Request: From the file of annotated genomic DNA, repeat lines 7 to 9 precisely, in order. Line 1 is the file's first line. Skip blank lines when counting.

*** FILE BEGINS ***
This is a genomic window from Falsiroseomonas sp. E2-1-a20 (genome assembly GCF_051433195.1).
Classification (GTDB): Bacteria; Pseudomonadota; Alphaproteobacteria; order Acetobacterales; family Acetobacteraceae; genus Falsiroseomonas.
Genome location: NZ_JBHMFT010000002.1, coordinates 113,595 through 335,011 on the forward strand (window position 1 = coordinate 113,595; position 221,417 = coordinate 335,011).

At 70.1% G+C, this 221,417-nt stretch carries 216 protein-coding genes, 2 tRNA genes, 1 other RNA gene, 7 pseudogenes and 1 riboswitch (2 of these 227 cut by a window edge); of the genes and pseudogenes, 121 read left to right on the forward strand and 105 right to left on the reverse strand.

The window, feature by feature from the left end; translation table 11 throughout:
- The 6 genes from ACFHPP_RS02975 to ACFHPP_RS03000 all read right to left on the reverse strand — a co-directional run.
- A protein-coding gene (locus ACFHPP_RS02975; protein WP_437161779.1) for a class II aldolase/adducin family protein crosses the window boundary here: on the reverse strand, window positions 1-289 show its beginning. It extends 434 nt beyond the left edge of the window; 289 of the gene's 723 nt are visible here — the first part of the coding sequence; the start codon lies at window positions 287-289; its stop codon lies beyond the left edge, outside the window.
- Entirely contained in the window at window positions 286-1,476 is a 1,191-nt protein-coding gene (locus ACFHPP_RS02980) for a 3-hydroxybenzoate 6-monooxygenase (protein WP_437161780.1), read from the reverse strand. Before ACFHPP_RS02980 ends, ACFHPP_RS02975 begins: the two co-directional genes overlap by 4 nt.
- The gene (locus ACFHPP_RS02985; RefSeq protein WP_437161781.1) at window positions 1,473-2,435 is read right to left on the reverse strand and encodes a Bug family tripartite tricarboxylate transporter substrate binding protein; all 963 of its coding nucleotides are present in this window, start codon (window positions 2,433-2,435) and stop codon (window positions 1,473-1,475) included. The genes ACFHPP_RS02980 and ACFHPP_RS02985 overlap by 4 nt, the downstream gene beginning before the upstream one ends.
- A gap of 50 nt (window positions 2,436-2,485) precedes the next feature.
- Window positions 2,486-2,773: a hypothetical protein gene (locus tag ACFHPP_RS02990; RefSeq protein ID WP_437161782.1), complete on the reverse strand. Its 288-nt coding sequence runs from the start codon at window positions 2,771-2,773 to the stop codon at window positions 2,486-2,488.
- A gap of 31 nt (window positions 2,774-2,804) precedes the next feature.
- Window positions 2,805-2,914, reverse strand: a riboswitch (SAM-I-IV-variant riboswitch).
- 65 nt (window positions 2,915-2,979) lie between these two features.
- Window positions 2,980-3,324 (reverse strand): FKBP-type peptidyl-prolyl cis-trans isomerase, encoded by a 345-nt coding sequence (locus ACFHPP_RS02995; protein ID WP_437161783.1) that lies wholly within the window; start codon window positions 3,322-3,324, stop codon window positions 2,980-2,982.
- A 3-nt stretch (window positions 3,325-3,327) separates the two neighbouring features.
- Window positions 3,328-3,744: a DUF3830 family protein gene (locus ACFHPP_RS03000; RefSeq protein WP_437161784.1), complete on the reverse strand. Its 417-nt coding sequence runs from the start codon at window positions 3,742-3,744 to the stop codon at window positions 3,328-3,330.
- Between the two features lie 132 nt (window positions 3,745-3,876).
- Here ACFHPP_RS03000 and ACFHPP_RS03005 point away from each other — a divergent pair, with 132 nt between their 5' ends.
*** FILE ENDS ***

- A protein-coding gene (locus ACFHPP_RS02975; protein WP_437161779.1) for a class II aldolase/adducin family protein crosses the window boundary here: on the reverse strand, window positions 1-289 show its beginning. It extends 434 nt beyond the left edge of the window; 289 of the gene's 723 nt are visible here — the first part of the coding sequence; the start codon lies at window positions 287-289; its stop codon lies beyond the left edge, outside the window.
- Entirely contained in the window at window positions 286-1,476 is a 1,191-nt protein-coding gene (locus ACFHPP_RS02980) for a 3-hydroxybenzoate 6-monooxygenase (protein WP_437161780.1), read from the reverse strand. Before ACFHPP_RS02980 ends, ACFHPP_RS02975 begins: the two co-directional genes overlap by 4 nt.
- The gene (locus ACFHPP_RS02985; RefSeq protein WP_437161781.1) at window positions 1,473-2,435 is read right to left on the reverse strand and encodes a Bug family tripartite tricarboxylate transporter substrate binding protein; all 963 of its coding nucleotides are present in this window, start codon (window positions 2,433-2,435) and stop codon (window positions 1,473-1,475) included. The genes ACFHPP_RS02980 and ACFHPP_RS02985 overlap by 4 nt, the downstream gene beginning before the upstream one ends.